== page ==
Microsoft is sticking to its plan to shut down its Office Live Small Business (OLSB) suite of cloud-based services on Monday, even though it seems many customers are either unaware of the deadline or are having difficulties migrating.
It's unclear how many OLSB customers remain oblivious to the suite's impending shutdown. OLSB is used primarily for email communications and website hosting.
Microsoft still plans to start dismantling OLSB after midnight U.S. Pacific Time on Tuesday, when it will start taking down OLSB-hosted websites, a Microsoft spokeswoman confirmed.
However, Microsoft will keep operational the Windows Live Hotmail custom email addresses hosted by the service for six months, she said via email.
Microsoft will also provide an online form that OLSB customers who miss today's deadline can fill out to recover lost website data, she said.
It's not clear when Microsoft decided to keep the email accounts active for six more months and to offer the website data-recovery form. The decisions may be a sign that Microsoft is aware that a significant number of OLSB customers will not transition in time.
Microsoft declined to estimate what percentage of the OLSB customer base has migrated away from the service already and what percentage remains on the service.
Microsoft first announced its intention to close OLSB about 18 months ago and launched the suite's replacement, Office 365, in June of last year. Customers also have the option to migrate to non-Microsoft email and website hosting providers such as GoDaddy.
"We're communicating directly with OLSB users via email, the OLSB community, the OLSB website and through notifications in the service to help them transition to Office 365 or another provider," the Microsoft spokeswoman wrote.
Microsoft has an online transition center for OLSB, where it published, among other things, a transition guide for customers willing to do the migration manually.
Several Microsoft partners are also providing migration services and tools. One of them is Lucid Pointe, based in Stamford, Connecticut.
Lucid Pointe has been providing OLSB migration services since the launch of Office 365, on whose implementations it specializes, said Robert Clark, managing principal at the company.
However, the demand for OLSB migration services began to pick up considerably at the beginning of March of this year, he said via email.
So far, Lucid Pointe has provided migration services to "dozens" of OLSB customers, all of them transferred to Office 365, he said. Lucid Pointe fees vary depending on the nature of the services provided and the complexity of the migration.
Asked whether it was still getting requests for OLSB migration services as of Monday, Clark said: "Yes, we are."
"We offer a complete migration service that includes setting up an Office 365 account and users, rebuilding the client website in Office 365, and managing the redirection of Web and email traffic to Office 365, working with the domain registrar as necessary. Clients may also retain us to perform specific aspects of the migration," he said.
The extent of the fallout will become clearer on Tuesday and on the days after. If the number of affected customers is significant, the consequences for them and for Microsoft could be very costly.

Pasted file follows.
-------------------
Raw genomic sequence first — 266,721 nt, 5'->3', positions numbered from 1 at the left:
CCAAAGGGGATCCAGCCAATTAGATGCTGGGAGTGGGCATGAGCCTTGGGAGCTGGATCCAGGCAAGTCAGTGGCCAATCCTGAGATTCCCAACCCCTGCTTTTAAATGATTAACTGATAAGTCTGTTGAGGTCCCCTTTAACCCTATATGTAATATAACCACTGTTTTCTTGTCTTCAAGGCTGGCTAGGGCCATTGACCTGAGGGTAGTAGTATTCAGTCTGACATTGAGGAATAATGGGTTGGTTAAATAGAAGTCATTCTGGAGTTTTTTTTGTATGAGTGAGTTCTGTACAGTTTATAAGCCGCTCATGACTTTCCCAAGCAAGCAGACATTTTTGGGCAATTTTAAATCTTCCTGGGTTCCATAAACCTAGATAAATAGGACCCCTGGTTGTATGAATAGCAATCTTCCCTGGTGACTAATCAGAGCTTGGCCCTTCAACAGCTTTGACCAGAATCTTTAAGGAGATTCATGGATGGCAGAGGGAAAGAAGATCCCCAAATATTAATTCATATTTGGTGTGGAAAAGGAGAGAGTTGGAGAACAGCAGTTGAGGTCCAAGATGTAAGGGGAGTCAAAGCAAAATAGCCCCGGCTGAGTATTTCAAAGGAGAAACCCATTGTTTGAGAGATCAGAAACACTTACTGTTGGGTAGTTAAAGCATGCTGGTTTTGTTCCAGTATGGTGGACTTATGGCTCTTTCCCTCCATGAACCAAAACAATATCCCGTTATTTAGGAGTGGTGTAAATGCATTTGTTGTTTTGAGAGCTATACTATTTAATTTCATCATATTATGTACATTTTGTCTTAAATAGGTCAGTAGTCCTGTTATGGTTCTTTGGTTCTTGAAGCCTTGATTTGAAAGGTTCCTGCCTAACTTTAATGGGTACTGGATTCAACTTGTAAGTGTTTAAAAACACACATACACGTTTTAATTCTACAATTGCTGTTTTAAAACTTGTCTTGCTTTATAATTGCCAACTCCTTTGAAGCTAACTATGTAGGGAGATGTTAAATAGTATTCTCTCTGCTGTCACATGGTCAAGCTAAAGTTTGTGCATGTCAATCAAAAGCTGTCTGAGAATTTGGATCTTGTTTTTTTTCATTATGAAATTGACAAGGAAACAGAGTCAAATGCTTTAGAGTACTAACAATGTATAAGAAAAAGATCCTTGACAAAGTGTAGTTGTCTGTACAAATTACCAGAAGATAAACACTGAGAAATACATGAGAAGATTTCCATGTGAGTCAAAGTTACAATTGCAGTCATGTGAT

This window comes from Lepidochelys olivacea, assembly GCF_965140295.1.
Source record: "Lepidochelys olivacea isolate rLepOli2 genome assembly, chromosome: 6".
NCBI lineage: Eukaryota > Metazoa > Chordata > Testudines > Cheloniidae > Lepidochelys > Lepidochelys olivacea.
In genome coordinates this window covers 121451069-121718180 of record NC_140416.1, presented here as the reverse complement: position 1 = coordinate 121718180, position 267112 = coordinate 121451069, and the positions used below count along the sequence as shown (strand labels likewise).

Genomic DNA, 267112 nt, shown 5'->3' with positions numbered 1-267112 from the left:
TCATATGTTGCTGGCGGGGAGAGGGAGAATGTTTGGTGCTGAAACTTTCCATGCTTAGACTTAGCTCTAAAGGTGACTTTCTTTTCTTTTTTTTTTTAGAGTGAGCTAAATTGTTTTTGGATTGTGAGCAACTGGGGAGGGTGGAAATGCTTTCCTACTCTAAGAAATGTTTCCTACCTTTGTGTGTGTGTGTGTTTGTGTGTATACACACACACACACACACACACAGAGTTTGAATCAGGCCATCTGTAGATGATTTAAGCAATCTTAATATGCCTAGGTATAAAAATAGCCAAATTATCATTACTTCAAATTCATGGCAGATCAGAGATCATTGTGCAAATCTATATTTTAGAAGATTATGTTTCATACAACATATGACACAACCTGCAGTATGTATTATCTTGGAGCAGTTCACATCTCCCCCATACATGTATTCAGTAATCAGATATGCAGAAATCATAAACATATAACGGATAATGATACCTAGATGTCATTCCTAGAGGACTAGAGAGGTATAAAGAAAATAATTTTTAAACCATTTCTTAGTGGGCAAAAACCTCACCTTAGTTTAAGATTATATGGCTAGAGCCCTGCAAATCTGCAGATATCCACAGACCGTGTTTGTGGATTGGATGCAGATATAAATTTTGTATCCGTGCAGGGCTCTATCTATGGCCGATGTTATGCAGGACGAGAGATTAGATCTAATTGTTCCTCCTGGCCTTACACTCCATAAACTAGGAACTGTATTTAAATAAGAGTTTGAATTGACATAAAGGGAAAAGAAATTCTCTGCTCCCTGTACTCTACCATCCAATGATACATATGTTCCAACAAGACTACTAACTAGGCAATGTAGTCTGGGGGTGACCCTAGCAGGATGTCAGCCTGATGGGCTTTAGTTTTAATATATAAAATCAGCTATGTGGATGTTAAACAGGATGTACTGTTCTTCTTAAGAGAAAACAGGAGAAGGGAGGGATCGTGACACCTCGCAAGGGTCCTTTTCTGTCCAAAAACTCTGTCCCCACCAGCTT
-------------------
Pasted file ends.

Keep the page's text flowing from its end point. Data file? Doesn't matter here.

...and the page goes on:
Even if their email continues to work for six more months, small businesses that find their website is suddenly offline will inevitably be harmed by the situation, since websites have become essential in sales and marketing efforts.
For Microsoft, it would be a black eye as it battles Google and others providers of cloud-based communication and collaboration suites with its new Office 365.
The complaints from OLSB customers about the decision to close the service began many months ago and have grown in intensity as the deadline approached.
Many OLSB customers have argued that the transition to Office 365 or to another third-party email/website hosting provider is too complicated technically for them to carry out.
Some have suggested that Microsoft could have closed OLSB to new signups while keeping the service operational for existing customers.
Many have said that Microsoft could have made the transition to Office 365 easier. A specific issue that has drawn many complaints is that the work of migrating an OLSB website to Office 365 is arduous and erratic, because the Web hosting platforms are different. As a result, some functionality and design features have to be manually re-done in Office 365.
Recently, some Microsoft partners developed automated tools to transfer websites from OLSB to Office 365, including CloudVisors. However, Microsoft never developed its own tool to do this.
OLSB customers have also complained that Office 365 is generally more expensive, and that having to hire a Microsoft partner to carry out the transition adds to the cost. OLSB is free, with optional fee-based add-ons. In comparison, the Office 365 plan for small businesses, called P1, costs US$6 per user, per month, and more if customers add the option of Office Professional Plus, an upgrade over the standard Office Web Apps.
While Office 365 is more feature-rich than OLSB, the question for OLSB customers is whether they will use the additional features they're paying more for.
"OLSB appealed to a lot of different people, especially because of the free website. Office 365 is targeted at meeting the needs of small business owners and professionals. Many OLSB customers won't see Office 365 as a good fit, especially since Office 365 isn't free," reads a Web page on the official OLSB website.
Juan Carlos Perez covers enterprise communication/collaboration suites, operating systems, browsers and general technology breaking news for The IDG News Service. Follow Juan on Twitter at @JuanCPerezIDG.